Monday, June 30, 2014


The other day I went to the shop with big plans.
 I was pretty eager to start another project, but sometimes, it's best to give your day away to others.
There is an artist and friend of mine (Angel Rome Pagan) that had contacted me for some assistance on a project that he's working on. He simply needed me to weld up some chain for him, so I took the piece to the shop and figured I would work it in throughout the day.
 When I got to the shop, Linda (the accountant) needed a piece put together for her son's problem, I can work that in.
 Marcus had come back into the shop with some steel brackets that a customer was going to purchase but needed them problem, give me a few minutes here.
 At this point I pretty much abandoned ship.
I didn't remotely care about my project anymore because the people that asked me for my help, never ask for anything.
 Sometimes it's good to let go of what YOU want, and lend your hand to others.
Something good always comes from doing something good, it's like mystic universal mathematics.
 While in the shop, there was a rusty hunk of metal that vaguely resembled a vise on top of one of the work tables.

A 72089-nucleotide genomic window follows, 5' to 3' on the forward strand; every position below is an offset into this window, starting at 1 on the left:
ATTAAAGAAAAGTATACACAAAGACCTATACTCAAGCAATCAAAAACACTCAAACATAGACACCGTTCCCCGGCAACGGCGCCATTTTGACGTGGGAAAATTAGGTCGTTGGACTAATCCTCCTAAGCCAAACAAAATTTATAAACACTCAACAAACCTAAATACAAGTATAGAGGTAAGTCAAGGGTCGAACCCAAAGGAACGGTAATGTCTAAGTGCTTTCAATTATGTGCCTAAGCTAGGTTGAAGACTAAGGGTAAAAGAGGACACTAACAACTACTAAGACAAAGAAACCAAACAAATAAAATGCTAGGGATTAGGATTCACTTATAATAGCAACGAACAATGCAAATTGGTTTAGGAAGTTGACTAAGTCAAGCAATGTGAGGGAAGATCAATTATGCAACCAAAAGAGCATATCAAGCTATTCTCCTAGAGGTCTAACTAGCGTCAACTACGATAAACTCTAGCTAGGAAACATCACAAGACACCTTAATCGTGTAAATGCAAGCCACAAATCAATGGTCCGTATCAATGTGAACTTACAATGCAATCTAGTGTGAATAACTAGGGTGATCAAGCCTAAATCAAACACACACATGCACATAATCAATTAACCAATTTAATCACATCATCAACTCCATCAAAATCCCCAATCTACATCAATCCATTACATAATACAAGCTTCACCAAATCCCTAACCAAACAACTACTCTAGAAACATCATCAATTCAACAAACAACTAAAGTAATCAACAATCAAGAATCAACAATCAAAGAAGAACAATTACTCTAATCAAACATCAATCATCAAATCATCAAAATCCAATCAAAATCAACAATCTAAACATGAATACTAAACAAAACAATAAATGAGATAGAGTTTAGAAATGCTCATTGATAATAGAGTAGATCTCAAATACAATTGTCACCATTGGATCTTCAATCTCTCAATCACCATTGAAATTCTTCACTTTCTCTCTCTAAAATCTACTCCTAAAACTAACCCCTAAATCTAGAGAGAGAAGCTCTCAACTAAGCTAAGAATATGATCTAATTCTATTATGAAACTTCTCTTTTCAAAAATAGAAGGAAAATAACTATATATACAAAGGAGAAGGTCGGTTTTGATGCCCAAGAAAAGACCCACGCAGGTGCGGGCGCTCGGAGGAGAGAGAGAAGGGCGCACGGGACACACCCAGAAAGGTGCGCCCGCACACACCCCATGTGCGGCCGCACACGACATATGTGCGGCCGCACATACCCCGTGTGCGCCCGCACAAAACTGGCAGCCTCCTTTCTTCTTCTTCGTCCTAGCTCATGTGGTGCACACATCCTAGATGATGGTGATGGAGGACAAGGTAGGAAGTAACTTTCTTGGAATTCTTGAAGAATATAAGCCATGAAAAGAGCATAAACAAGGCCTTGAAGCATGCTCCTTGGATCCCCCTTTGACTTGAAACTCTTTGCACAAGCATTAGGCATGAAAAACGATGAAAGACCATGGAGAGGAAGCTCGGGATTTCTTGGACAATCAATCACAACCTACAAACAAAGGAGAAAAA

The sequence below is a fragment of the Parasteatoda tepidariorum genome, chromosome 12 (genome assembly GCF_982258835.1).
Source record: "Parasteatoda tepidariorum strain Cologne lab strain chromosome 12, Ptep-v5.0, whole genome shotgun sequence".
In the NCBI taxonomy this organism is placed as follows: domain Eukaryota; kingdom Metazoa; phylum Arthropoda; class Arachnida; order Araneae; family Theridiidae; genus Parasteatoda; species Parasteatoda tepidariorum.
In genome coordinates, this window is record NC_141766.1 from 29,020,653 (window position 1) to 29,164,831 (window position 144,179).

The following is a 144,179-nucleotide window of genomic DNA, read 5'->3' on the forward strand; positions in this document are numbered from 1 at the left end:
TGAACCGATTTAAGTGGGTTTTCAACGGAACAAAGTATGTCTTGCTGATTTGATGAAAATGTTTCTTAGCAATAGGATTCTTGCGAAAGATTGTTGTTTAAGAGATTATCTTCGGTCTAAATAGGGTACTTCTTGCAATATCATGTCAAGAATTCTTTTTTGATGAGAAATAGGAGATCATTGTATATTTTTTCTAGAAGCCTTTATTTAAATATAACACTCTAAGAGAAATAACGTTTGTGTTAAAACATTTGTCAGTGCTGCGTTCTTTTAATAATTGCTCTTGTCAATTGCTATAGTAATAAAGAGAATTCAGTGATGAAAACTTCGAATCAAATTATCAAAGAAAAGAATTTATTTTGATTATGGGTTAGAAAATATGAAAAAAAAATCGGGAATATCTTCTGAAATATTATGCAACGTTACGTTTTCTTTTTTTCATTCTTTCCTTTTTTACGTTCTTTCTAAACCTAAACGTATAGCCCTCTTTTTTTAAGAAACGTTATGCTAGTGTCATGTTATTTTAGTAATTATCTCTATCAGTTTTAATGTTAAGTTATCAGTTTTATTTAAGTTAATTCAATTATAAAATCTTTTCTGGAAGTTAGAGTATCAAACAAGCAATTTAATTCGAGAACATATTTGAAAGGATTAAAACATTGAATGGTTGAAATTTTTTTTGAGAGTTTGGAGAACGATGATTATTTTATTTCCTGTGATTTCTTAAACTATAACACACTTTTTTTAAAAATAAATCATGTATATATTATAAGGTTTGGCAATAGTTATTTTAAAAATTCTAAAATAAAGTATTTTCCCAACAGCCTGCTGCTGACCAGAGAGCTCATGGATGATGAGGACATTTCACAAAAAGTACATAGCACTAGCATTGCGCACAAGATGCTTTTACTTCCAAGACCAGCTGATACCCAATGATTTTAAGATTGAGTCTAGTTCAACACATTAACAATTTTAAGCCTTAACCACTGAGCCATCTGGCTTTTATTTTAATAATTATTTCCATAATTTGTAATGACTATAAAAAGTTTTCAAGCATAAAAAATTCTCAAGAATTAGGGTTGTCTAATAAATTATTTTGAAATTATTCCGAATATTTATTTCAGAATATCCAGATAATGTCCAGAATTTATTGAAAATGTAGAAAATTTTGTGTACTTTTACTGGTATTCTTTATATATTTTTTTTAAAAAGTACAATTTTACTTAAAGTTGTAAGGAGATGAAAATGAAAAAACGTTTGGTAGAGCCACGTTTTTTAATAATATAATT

As it turns out, they found it while cleaning out the boiler room.
While talking with Collin about it, he said they were thinking about scrapping it. I took it back into the metal shop and went to work on it.
 Everything was rusted closed, it wouldn't budge. It's truly amazing what you can do with a 3lb. blacksmith hammer and a grinder with a wire wheel.
 After going to war with this piece, it looks beautiful and operates like the day it was made.
Once all the rust was removed, the side of the vise was embossed with the manufacturers information. As it turns out, this vise was made in 1908. For 106 years this tool has been used.
 Shit, I'm lucky if I get 2 years out of a coffee maker.
Ever since I left the shop that day, the last 106 years have gone by in my head. All the world events and milestones that have passed, and somehow, this vise, ended up in the boiler room of Salvage One.
 What's even crazier is that this tool will keep on keeping on.
It was saved from the scrap yard, and will continue to function long after I'm dead and gone.
 Although I didn't get to do any work on my intended project, I managed to breath life into something that is a true relic.
 I guess the moral of this story is that you can create your own satisfaction.
I found mine in helping others as well as restoring that vise.
 It all comes down to perception. How do you want to view a situation?
I could have walked away dejected because I didn't get to do what I set my mind on doing.
 It just goes to show that if you are in control of your outlook, then you are in control of the outcome.

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